“I don’t know,” Carl said in a deep, rumbling voice. “I’ve never seen anything like it in my life. But I don’t think it’s an egg. I can see a window on the side of it.”

A door opened on the side of the white ball. A young, tall, lanky man stepped out and looked around. He stared at the lake, the sun, the hills, and the house. He wore a shiny red helmet, yellow tights, and white boots. He held a device in his hand that looked like a TV remote control. He slapped the device a few times, shaking his head.

Carl and Christine sat frozen in their seats, staring out the window. As they watched, the stranger in the yellow tights walked through the yard and climbed the brick steps leading up to the porch. A minute later, he tapped on the front door.

Carl stood up and walked across the hardwood floor, frowning and tugging on his brown suspenders. Carl was a tall man with long arms and long legs. He pulled the door open but not all the way. He looked into the stranger’s eyes.

“Can I help you?” Carl asked, still not opening the door all the way. Christine stood beside him, leaning back and forth, trying to get a good look at the visitor.

“Yes, I’m sorry to bother you,” the young man said, taking off his helmet and tucking it under his arm. “My name is Malpheus Mallock. I work for the Galactic Precinct.”

Malpheus looked like any ordinary human being from Earth. He had a mop of wavy brown hair. His neck was long. His Adam’s apple bulged.

“I’ve come to Earth to arrest somebody,” Malpheus explained, brushing the hair out of his eyes. “I know he’s in the local area, but my tracking device has stopped working. The man I’m looking for is an energy parasite who likes to enslave people and feed on their pain. He’s a member of an ancient, evil race. Thankfully, most of them have died out.”

***

You’ve been reading an excerpt from Finding Drake Novak, a science fiction comedy about a malevolent alien who runs a factory in a small town and feeds on the misery of his employees. Finding Drake Novak is available on Amazon. The paperback version is $6 plus shipping and handling. The Kindle edition is $2.99. You can click here to order.

Copyright 2016, 2017 Matthew David Curry. All rights reserved.

Under the Electric Sun

With rubber paws and synthetic fur, Tristan looks just like a real raccoon. But he’s not. He’s a government-issued tutor. He can talk, crack jokes, and give history lessons about World War III. Unfortunately, Tristan has developed a cynical attitude about life because his last student always abused him and swung him around by his tail.

However, Tristan’s current student is a gentle young man named Jake Sheldon. The two are best friends. They live in a vast, high-tech city under the ruins of Washington, DC. People have lived in the underground city ever since a nuclear war poisoned the surface nearly a hundred years ago. One afternoon, Tristan and Jake visit Bailey Park, a large room filled with plastic trees and tiny speakers that play recorded bird songs. As they sprawl out in the artificial grass, an alien visitor approaches them and says he has studied Earth for many years.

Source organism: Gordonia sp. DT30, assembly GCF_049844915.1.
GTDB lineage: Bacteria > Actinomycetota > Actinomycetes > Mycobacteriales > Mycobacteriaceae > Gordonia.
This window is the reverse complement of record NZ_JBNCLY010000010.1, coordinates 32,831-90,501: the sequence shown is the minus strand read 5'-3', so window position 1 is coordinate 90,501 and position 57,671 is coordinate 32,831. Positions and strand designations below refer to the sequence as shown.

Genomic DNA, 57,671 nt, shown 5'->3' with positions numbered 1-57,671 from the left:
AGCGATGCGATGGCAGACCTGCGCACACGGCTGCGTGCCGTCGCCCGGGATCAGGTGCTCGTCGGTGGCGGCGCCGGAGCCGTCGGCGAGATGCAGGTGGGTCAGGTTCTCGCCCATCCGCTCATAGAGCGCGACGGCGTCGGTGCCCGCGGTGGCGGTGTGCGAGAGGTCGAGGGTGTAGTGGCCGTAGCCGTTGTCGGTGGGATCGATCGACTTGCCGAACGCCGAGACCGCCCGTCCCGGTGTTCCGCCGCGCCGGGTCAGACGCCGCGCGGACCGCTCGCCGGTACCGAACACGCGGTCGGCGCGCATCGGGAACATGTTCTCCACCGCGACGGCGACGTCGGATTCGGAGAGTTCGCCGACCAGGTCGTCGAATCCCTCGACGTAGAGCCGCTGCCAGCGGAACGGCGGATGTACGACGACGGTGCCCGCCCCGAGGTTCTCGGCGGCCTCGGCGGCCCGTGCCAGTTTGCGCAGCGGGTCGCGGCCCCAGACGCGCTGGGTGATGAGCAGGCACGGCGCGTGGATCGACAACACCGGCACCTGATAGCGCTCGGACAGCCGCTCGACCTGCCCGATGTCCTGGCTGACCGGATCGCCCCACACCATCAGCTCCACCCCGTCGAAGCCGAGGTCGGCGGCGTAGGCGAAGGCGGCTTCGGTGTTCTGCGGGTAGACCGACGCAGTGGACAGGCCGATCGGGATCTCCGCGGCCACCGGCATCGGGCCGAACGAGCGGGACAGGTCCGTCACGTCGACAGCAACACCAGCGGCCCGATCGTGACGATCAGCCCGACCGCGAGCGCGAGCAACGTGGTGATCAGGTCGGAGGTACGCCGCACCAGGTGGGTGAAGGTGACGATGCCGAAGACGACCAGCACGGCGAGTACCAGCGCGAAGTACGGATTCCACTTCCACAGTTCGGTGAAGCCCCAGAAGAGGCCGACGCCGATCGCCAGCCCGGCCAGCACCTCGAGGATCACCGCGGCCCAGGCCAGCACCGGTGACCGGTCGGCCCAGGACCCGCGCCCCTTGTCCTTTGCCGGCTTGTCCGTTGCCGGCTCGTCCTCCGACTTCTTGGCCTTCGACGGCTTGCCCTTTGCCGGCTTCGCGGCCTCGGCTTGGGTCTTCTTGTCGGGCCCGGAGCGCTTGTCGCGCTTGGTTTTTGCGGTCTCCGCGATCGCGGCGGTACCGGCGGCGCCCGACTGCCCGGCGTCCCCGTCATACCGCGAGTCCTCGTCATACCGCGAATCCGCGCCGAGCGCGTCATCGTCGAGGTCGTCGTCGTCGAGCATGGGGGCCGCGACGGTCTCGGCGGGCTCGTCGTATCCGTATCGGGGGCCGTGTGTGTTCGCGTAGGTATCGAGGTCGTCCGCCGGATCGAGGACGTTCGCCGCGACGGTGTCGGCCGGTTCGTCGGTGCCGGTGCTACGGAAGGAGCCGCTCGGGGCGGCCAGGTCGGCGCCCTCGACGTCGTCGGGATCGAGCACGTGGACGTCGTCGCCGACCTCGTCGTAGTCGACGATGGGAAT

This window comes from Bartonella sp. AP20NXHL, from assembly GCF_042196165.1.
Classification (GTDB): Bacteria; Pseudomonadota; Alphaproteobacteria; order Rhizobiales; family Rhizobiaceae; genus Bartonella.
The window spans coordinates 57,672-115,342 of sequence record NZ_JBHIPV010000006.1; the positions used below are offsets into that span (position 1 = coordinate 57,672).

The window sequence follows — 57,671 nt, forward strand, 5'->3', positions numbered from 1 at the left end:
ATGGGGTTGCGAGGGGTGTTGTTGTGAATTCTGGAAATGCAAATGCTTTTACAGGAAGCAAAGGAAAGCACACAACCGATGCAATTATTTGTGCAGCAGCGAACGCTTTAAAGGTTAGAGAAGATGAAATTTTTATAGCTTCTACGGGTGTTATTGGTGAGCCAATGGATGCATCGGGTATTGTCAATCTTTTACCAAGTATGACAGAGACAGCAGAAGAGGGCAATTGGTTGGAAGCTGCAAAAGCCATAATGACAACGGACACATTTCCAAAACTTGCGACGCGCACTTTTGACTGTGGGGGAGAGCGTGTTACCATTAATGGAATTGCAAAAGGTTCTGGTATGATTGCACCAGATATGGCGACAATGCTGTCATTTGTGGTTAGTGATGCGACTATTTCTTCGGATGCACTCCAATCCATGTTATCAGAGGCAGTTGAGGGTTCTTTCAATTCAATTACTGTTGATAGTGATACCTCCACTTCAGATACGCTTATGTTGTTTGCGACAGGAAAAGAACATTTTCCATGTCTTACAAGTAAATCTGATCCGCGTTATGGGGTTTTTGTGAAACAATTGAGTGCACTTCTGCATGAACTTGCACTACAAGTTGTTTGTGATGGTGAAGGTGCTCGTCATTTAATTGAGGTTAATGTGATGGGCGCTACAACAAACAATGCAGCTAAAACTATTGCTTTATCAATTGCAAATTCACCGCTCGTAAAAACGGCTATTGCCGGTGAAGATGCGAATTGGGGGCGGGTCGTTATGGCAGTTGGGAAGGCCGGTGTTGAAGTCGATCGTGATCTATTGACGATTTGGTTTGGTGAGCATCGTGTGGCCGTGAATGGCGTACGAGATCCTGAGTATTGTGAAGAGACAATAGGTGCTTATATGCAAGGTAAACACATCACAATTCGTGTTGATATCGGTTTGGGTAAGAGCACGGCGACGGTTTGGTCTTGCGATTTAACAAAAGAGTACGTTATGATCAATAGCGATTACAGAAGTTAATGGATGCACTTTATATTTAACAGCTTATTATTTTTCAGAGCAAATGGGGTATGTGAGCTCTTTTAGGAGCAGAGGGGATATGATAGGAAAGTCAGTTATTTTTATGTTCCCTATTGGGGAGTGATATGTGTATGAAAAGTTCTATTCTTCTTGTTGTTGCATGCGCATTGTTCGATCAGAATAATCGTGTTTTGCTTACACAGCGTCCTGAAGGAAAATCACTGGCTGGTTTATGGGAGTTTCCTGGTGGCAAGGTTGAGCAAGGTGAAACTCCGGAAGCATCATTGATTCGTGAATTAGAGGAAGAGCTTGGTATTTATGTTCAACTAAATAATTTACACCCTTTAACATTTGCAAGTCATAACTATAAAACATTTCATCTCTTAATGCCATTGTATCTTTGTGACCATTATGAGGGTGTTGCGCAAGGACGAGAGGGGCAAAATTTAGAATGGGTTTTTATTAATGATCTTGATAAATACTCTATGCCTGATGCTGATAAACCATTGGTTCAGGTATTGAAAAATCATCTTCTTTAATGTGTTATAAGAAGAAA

After informing Tristan and Jake that it’s safe to live on the surface, the alien leads them on a journey up a long staircase. While Tristan and Jake are delighted to see real trees and sunlight, their lives quickly become more complicated than they ever could have imagines. As they taste freedom for the first time, they also suffer immense pain and tragedy.

Under the Electric Sun is available on Amazon. The paperback is $6 plus shipping and handling. The Kindle edition is $2.99. You can click here to order.

Copyright 2013, 2015, 2017 Matthew David Curry. All rights reserved.

How to Make an Artist Miserable

One time, my boss asked me to draw a portrait of his children. I didn’t want to do it. In order to draw a picture, I have to want to draw it. Drawing is hard, tedious work. I can’t spend three or four hours huddled over a piece of paper if there’s no passion in my heart. But my boss kept on hounding me. A couple of weeks later, when I reluctantly agreed to draw his children, he gave me a tiny, tiny photo of them. I could barely see their faces at all. I couldn’t make out any detail. In fact, the kids didn’t even appear to have noses.

That portrait was one of the biggest headaches I’ve ever experienced.

Soon afterward, I learned how to say no to people. Now my life is much smoother. I’m no longer burdened with a bunch of unwanted assignments. My schedule isn’t cluttered with pictures I don’t want to draw. I don’t live at the mercy of other people. I only draw the pictures I want to draw.

How to Make an Artist Miserable is more than a grumpy rant. It’s a book about the ways I’ve learned to cope with annoying people. Yes, it’s short. But it’s the most raw, honest, sincere, vulnerable book I’ve ever written. (I wrote most of it in the wee hours of the night in a little restaurant in Alabama while drinking coffee and eating pecan pie.)

The paperback version is $5 plus shipping and handling. The Kindle edition is $2.99.

You can click here to order.

Copyright 2015, 2017 Matthew David Curry. All rights reserved. Thanks for reading.